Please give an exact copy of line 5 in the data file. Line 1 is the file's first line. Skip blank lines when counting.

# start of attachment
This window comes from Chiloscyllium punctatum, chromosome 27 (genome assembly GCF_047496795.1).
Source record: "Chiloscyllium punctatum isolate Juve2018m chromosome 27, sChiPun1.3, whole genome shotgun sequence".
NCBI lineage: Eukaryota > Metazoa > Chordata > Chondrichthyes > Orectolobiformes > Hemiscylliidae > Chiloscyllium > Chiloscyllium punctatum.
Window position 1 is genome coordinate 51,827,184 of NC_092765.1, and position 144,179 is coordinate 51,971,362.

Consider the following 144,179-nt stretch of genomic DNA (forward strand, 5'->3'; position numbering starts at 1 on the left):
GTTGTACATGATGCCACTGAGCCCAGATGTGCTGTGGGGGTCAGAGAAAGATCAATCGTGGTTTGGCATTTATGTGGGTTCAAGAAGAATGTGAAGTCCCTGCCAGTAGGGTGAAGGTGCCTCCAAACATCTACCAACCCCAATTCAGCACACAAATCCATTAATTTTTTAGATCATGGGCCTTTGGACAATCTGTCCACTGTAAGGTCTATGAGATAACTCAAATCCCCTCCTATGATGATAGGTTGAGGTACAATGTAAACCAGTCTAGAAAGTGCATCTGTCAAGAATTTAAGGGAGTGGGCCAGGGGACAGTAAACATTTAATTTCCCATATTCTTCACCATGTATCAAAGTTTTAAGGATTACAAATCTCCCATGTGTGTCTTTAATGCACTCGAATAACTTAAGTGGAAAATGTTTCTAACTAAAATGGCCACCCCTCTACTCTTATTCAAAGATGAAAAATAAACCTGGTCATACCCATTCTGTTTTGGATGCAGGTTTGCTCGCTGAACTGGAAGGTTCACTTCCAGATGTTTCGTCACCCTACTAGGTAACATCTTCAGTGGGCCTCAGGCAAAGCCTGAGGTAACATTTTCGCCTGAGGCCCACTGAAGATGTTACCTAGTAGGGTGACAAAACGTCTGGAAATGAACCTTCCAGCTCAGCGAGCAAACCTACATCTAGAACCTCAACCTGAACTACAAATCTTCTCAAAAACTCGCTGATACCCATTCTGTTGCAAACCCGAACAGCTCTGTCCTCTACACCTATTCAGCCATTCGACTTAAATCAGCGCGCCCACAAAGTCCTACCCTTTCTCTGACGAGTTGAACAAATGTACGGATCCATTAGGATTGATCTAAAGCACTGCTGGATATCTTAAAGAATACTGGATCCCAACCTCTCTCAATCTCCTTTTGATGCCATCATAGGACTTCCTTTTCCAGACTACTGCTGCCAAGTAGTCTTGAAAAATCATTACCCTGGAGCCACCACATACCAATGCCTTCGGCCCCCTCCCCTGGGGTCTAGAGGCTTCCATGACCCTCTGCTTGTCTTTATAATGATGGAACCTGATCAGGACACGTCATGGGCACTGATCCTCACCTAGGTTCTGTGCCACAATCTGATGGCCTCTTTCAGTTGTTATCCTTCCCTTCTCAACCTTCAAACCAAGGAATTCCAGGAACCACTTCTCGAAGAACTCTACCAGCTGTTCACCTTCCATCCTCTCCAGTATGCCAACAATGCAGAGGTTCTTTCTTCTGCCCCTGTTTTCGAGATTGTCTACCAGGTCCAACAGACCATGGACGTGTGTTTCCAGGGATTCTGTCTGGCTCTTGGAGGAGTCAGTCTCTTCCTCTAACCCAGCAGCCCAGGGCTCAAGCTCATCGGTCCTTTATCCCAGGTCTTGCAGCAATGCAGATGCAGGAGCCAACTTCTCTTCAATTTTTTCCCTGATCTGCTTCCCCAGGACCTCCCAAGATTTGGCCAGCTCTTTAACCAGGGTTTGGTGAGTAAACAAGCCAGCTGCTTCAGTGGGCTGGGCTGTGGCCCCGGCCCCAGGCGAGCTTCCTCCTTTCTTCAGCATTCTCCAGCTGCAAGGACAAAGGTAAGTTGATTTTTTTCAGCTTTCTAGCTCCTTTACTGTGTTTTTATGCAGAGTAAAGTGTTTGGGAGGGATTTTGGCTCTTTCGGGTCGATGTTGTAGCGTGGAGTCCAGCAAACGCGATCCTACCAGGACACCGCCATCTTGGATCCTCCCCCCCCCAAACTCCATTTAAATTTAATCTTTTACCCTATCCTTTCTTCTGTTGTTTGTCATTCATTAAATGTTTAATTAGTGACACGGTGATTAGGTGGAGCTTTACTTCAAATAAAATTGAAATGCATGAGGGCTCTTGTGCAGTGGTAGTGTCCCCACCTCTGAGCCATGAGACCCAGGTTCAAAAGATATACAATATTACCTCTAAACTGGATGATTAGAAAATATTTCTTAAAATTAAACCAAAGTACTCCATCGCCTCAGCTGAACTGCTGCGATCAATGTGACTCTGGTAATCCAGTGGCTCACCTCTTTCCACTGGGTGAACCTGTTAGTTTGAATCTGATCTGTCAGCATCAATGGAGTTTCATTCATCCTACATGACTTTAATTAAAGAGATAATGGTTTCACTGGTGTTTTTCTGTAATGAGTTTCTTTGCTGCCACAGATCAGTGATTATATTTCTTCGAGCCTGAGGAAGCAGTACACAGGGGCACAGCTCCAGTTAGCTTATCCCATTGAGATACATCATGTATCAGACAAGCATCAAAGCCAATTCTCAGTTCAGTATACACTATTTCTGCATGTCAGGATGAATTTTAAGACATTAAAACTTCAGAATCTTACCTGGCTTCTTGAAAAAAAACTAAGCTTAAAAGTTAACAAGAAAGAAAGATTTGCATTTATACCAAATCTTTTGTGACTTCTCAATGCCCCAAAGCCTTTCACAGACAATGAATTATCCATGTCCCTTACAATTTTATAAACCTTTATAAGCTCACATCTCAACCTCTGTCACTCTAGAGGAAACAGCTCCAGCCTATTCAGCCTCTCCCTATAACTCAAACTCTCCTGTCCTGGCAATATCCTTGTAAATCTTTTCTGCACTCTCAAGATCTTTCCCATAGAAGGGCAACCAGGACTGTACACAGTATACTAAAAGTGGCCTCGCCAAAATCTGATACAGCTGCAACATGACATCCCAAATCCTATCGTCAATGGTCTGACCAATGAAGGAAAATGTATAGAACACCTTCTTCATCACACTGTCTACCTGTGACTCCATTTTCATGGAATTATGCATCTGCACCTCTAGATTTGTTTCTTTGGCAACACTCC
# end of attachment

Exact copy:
Consider the following 144,179-nt stretch of genomic DNA (forward strand, 5'->3'; position numbering starts at 1 on the left):